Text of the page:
Copyright © 2016 Hail Science

Hail Science

NASA eyes the heart of Tropical Cyclone Dineo on Valentine’s Day

Earth

NASA eyes the heart of Tropical Cyclone Dineo on Valentine’s Day

NASA’s Terra satellite captured this visible image of Tropical Cyclone Dineo in the Mozambique Channel on Feb. 14, 2017 at 2:45 a.m. EST (0745 UTC). Madagascar is to the east (right) and Mozambique lies to the west (left). Credit: NASA NASA’s Terra satellite saw strong thunderstorms spiraling into the heart of Tropical Cyclone Dineo on Valentine’s Day as it continued to strengthen in the Mozambique Channel.

On Feb. 14, 2017 at 2:45 a.m. EST (0745 UTC) the Moderate Resolution Imaging Spectroradiometer or MODIS instrument aboard NASA’s Terra satellite captured a visible image Dineo that showed strong thunderstorms wrapping into and around the ”heart” or center of the storm’s low-level circulation. A thick band of powerful thunderstorms from the eastern quadrant wrapped south and west into the center.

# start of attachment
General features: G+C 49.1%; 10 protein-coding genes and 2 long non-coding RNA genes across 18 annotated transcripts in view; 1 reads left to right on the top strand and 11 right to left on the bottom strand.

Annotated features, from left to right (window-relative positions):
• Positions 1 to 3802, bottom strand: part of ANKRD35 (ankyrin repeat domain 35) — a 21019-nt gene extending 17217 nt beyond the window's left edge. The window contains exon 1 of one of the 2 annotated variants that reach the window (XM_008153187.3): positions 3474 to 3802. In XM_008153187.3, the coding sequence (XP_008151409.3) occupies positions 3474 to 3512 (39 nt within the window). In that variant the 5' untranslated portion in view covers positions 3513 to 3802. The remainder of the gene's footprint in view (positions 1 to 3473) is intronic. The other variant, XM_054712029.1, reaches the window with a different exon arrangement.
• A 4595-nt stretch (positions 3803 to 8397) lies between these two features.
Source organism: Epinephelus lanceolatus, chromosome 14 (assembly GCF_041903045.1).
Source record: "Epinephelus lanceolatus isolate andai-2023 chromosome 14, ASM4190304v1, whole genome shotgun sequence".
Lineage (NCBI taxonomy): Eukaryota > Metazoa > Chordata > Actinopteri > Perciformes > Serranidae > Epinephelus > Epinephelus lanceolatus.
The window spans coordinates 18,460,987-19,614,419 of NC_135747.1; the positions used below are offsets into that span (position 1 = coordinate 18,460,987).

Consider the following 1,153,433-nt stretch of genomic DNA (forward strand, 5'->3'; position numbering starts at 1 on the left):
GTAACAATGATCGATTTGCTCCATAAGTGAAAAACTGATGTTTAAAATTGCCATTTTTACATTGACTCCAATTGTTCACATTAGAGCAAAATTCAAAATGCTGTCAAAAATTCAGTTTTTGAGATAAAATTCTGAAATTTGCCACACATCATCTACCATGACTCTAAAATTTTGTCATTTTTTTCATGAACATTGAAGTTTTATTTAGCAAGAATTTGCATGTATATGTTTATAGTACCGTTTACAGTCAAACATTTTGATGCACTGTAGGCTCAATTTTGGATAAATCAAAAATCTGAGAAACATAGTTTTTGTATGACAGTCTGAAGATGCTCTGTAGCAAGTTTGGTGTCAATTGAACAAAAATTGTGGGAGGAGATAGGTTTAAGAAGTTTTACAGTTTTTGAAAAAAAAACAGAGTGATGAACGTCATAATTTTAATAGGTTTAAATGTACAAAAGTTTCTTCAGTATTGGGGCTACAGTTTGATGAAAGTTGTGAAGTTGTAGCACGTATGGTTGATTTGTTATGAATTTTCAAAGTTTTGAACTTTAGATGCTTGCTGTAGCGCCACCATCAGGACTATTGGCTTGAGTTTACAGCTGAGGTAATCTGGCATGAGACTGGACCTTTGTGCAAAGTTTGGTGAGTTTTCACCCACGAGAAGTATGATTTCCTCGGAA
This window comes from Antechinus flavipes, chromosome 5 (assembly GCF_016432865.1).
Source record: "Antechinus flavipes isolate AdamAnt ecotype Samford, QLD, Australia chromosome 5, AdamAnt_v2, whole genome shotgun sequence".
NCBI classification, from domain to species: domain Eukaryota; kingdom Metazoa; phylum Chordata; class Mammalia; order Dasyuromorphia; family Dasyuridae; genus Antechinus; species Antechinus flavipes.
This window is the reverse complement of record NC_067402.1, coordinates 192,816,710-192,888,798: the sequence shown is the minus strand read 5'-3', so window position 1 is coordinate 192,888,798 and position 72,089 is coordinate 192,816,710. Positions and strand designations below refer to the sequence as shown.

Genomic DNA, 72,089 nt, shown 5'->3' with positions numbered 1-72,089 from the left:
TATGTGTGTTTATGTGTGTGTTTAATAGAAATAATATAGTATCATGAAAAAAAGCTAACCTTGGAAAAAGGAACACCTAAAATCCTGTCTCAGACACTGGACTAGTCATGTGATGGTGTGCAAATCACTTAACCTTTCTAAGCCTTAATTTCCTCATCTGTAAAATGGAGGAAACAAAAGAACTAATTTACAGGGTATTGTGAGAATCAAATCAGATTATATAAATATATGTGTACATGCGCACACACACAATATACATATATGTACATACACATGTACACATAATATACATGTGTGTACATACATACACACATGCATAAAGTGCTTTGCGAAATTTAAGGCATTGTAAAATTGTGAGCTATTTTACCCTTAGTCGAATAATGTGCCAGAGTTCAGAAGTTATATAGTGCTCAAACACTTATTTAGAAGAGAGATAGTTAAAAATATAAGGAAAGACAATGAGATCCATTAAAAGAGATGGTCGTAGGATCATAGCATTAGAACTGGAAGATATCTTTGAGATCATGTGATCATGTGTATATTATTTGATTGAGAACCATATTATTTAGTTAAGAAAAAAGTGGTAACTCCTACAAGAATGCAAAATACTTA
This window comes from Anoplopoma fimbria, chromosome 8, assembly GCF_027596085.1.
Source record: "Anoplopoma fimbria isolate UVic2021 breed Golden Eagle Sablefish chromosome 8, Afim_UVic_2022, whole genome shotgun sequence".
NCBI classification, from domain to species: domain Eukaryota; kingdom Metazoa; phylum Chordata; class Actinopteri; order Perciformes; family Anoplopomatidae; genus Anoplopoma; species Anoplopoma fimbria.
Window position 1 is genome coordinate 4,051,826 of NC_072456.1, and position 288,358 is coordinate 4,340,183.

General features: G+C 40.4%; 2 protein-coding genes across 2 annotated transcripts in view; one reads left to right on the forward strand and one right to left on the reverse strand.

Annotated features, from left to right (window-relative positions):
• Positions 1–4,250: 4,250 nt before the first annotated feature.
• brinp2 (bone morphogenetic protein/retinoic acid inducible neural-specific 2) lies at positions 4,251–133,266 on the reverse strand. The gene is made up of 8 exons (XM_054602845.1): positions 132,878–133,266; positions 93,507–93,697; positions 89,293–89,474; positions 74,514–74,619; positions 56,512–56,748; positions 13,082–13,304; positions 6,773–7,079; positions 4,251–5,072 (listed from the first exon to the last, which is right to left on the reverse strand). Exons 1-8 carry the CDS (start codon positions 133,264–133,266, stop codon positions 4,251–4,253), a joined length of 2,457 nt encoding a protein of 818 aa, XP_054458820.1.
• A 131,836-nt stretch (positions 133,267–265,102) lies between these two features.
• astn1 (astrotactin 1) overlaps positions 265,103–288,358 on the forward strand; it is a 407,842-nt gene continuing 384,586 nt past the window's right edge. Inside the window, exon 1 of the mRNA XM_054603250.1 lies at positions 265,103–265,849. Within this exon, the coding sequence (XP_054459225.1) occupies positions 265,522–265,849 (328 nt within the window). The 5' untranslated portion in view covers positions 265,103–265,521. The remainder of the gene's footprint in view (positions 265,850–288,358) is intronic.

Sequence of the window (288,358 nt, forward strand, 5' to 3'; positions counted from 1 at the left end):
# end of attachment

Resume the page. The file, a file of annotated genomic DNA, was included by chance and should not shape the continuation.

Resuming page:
The Mozambique Channel is the body of water bordered by the island nation of Madagascar to the east and Mozambique on the mainland African continent on the west.
On Feb. 14 at 10 a.m. EST (1500 UTC), Dineo had maximum sustained winds near 63 mph (55 knots/102 kph). Dineo’s winds are expected to reach hurricane strength later today, February 14, and peak near 75 knots by 7 a.m. EST (1200 UTC) on February 15.
Dineo was located about 78 nautical miles west of Europa Island near 22.5 degrees south latitude and 38.6 degrees east longitude. Dineo was crawling to the southwest at 3.4 mph (3 knots/5.5 kph).
Residents of Mozambique should be preparing for the storm’s landfall. As Dineo continues to strengthen and move toward Mozambique, residents can expect heavy rainfall, strong surf and hurricane-force winds. Dineo is forecast by the Joint Typhoon Warning Center to make landfall along the east coast of Mozambique on February 15 around 2100 UTC (4 p.m. EST) at hurricane-force.
Explore further:NASA catches formation of Tropical Cyclone Dineo
Provided by:NASA’s Goddard Space Flight Center

Continue Reading

More in Earth

- Advertisement -

Most Popular





To Top